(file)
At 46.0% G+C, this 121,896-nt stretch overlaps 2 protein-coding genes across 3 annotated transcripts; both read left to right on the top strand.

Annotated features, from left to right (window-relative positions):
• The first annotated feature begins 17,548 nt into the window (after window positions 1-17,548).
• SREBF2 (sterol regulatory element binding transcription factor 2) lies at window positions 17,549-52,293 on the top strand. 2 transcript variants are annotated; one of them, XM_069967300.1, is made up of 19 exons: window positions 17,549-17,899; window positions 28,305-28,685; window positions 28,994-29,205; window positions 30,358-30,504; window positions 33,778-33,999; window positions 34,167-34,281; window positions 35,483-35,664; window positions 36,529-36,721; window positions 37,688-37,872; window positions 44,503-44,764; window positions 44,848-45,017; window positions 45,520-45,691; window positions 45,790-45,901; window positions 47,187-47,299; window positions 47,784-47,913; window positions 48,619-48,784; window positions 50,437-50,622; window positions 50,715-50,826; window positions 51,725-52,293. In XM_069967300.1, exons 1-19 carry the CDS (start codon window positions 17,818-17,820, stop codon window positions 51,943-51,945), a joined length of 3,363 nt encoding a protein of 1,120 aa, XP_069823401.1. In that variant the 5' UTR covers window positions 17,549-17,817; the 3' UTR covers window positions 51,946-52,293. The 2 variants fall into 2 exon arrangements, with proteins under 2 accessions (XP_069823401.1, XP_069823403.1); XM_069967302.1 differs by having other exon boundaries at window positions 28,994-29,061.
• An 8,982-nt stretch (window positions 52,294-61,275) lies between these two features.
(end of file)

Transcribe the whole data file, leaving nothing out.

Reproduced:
At 46.0% G+C, this 121,896-nt stretch overlaps 2 protein-coding genes across 3 annotated transcripts; both read left to right on the top strand.

Annotated features, from left to right (window-relative positions):
• The first annotated feature begins 17,548 nt into the window (after window positions 1-17,548).
• SREBF2 (sterol regulatory element binding transcription factor 2) lies at window positions 17,549-52,293 on the top strand. 2 transcript variants are annotated; one of them, XM_069967300.1, is made up of 19 exons: window positions 17,549-17,899; window positions 28,305-28,685; window positions 28,994-29,205; window positions 30,358-30,504; window positions 33,778-33,999; window positions 34,167-34,281; window positions 35,483-35,664; window positions 36,529-36,721; window positions 37,688-37,872; window positions 44,503-44,764; window positions 44,848-45,017; window positions 45,520-45,691; window positions 45,790-45,901; window positions 47,187-47,299; window positions 47,784-47,913; window positions 48,619-48,784; window positions 50,437-50,622; window positions 50,715-50,826; window positions 51,725-52,293. In XM_069967300.1, exons 1-19 carry the CDS (start codon window positions 17,818-17,820, stop codon window positions 51,943-51,945), a joined length of 3,363 nt encoding a protein of 1,120 aa, XP_069823401.1. In that variant the 5' UTR covers window positions 17,549-17,817; the 3' UTR covers window positions 51,946-52,293. The 2 variants fall into 2 exon arrangements, with proteins under 2 accessions (XP_069823401.1, XP_069823403.1); XM_069967302.1 differs by having other exon boundaries at window positions 28,994-29,061.
• An 8,982-nt stretch (window positions 52,294-61,275) lies between these two features.